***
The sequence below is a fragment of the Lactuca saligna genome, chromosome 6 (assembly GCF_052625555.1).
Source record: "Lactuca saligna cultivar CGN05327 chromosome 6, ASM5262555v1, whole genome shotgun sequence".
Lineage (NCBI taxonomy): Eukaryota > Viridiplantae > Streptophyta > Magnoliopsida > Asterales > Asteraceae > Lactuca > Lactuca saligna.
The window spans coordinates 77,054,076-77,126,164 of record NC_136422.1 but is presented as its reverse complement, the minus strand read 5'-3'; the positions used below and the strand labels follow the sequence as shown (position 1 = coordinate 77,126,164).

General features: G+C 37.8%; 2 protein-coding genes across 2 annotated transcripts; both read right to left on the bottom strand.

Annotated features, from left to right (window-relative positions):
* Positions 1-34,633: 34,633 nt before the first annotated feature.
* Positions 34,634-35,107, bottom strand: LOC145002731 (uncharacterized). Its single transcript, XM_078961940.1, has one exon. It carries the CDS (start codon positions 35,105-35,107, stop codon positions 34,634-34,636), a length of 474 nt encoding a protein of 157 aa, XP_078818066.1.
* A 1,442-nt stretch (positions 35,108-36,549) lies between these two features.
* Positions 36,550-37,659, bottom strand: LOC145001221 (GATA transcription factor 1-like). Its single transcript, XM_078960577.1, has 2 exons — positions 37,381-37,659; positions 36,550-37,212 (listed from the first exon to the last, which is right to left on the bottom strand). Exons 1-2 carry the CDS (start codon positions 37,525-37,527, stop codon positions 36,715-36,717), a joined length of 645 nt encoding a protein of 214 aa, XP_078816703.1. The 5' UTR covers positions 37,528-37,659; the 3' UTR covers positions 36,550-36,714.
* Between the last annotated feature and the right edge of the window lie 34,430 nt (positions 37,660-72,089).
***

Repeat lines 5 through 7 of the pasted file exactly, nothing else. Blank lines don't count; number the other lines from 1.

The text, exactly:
General features: G+C 37.8%; 2 protein-coding genes across 2 annotated transcripts; both read right to left on the bottom strand.

Annotated features, from left to right (window-relative positions):
* Positions 1-34,633: 34,633 nt before the first annotated feature.